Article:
The heart of tech is coming to the heart of the Mediterranean. Join TNW in València this March 🇪🇸

This article was published on July 26, 2019

Equifax probably owes you $125. Here’s how to collect

Equifax probably owes you $125. Here’s how to collect
Tristan Greene
Story by

Tristan Greene

Editor, Neural by TNW

Tristan is a futurist covering human-centric artificial intelligence advances, quantum computing, STEM, physics, and space stuff. Pronouns: Tristan is a futurist covering human-centric artificial intelligence advances, quantum computing, STEM, physics, and space stuff. Pronouns: He/him

TNW recently reported the US Federal Trade Commision (FTC) had passed down a rather friendly little fine to Equifax – just $700 million dollars for exposing the private financial data of more than half of all US citizens. We also mentioned that Equifax was going to be shelling out checks to those affected and today’s the day you can file your claim.

Equifax dropped the ball in the summer of 2017 when as many as 147 million people were put at risk for identity theft after a preventable breach exposed their private data. Amazingly, the company’s CEO just said screw it and quit – walking away with a gigantic payout in the form of a $15M golden parachute.

The new CEO wasn’t any better, he apparently took the job with next to no understanding of what caused the breach or how customers were affected. We couldn’t help but wonder how the company was legally allowed to continue conducting business.

Fast forward to present day and Equifax is finally facing the music. TNW’s Ravie Lackshmanan reports Equifax will pay:

  • $300 million to cover free credit monitoring services for impacted consumers. The company may need to cough up an additional $125 million if the original fine amount isn’t enough to compensate all consumers who make claims.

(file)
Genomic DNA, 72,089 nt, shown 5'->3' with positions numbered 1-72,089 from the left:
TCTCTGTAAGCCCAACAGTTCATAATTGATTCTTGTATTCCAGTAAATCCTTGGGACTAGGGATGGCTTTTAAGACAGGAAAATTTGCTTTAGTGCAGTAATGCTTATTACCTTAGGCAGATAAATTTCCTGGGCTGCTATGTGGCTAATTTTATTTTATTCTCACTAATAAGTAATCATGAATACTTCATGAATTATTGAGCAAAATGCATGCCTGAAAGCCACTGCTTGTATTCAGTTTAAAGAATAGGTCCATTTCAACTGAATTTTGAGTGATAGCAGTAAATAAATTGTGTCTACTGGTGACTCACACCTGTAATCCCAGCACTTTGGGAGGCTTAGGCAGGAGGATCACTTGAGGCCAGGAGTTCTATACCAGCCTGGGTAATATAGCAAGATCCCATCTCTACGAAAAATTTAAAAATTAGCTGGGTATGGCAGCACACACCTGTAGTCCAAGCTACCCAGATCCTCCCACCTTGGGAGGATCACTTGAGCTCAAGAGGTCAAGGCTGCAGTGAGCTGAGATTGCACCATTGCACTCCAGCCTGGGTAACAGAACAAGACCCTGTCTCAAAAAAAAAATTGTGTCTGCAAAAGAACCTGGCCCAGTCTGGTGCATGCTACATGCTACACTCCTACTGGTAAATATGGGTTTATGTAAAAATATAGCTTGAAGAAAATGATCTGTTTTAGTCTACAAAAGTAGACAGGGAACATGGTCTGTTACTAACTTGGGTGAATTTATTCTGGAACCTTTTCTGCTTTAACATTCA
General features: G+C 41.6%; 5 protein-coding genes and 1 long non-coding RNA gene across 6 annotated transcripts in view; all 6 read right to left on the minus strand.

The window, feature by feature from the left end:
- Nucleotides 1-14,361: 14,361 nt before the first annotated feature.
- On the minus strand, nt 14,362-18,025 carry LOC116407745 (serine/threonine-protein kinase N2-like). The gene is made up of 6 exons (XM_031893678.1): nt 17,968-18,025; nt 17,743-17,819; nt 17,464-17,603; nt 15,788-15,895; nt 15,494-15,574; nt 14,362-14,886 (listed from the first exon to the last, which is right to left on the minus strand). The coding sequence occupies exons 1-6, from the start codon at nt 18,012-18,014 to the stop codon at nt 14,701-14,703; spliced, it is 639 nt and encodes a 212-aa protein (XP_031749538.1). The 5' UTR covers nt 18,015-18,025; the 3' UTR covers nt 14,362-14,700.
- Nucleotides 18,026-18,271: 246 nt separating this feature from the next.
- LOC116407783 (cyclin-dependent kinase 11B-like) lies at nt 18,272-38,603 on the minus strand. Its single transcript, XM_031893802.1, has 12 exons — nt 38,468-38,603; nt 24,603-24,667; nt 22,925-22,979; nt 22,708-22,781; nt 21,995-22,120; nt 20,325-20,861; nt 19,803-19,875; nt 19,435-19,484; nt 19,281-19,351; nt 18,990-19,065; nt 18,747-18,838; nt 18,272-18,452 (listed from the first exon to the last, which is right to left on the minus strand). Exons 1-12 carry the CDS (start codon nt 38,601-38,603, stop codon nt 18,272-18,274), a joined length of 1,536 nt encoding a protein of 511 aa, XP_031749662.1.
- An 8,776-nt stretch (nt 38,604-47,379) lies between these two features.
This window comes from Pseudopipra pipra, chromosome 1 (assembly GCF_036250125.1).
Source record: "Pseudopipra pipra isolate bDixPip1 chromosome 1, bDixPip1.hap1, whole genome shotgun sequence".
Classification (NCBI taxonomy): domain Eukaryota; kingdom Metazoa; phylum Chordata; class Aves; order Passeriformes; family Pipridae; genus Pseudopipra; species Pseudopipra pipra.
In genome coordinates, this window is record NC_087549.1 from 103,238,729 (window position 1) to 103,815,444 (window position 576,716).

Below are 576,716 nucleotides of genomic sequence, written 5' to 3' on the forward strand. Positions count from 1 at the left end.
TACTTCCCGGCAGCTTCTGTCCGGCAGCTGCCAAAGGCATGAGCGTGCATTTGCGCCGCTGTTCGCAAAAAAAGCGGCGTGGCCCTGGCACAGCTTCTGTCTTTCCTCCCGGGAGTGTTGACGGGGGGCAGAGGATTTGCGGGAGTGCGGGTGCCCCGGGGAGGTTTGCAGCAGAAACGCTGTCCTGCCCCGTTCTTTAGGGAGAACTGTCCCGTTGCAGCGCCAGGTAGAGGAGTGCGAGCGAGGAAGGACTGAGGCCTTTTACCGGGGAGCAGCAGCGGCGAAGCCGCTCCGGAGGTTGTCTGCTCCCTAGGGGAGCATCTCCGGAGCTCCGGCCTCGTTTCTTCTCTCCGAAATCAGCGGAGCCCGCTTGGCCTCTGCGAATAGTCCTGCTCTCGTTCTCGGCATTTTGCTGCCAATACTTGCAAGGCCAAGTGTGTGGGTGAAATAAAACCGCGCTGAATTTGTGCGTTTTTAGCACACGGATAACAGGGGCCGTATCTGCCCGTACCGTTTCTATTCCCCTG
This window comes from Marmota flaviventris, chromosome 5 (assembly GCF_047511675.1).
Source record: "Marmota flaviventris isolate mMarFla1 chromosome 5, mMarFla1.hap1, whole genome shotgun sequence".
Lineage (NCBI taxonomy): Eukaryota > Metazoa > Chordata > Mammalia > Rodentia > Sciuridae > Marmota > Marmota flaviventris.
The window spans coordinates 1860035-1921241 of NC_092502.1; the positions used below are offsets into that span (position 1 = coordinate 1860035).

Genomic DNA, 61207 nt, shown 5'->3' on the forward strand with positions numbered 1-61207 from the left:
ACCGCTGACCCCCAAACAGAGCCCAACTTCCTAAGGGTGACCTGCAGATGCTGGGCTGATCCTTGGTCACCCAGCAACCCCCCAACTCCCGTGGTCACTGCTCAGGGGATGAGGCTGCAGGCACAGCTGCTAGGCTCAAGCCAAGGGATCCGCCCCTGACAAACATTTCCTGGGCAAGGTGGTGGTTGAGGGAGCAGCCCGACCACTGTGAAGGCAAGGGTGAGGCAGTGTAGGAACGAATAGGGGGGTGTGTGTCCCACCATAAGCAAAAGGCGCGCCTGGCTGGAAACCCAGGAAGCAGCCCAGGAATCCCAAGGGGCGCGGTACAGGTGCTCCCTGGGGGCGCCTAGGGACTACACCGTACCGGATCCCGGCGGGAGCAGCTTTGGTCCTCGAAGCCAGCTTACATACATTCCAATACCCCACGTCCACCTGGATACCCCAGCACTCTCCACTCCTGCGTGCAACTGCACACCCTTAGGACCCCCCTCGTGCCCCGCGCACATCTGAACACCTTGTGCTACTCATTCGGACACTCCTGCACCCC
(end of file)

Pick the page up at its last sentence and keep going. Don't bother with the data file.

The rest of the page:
• $175 million, to be split up among the 50 attorneys general who filed suit, representing 48 states, Washington DC, and Puerto Rico
  • $100 million in civil penalties to the Consumer Financial Protection Bureau (CFPB)

Considering Equifax nets that in about a year, it seems like the FTC is letting it off lightly. But today isn’t a day for passing judgment or castigating companies for profiting off our data with almost no regard for our privacy.

It’s a day for getting paid.

With 147 million people affected, there’s a pretty good chance you’re on this list. I don’t want to name names, but several of my colleagues and myself all checked for ourselves and it looks like we’re all getting paid.

Here’s how you can get your chunk of that settlement dough:

  1. Navigate to this site.
  2. Enter your last name and the last six digits of your social security number
  3. Fill out the claim information.

If you’ve actually been a victim of identity fraud or spent time dealing with problems directly related to the Equifax breach you could be eligible for more money, up to $20,000. But you’ll need to provide information about the exact nature of your situation and you may need documentation.

However, if you haven’t had any of those issues you can file a level one claim for $125 in the form of a check or prepaid credit card. And you do not have to provide any documentation or proof at this time. It’s possible a request could be made for more information later, but to get started all you need is your name and address.

This isn’t a scheme or a scam: if you’re on the list, Equifax owes you that money. Go get paid folks.

Also tagged with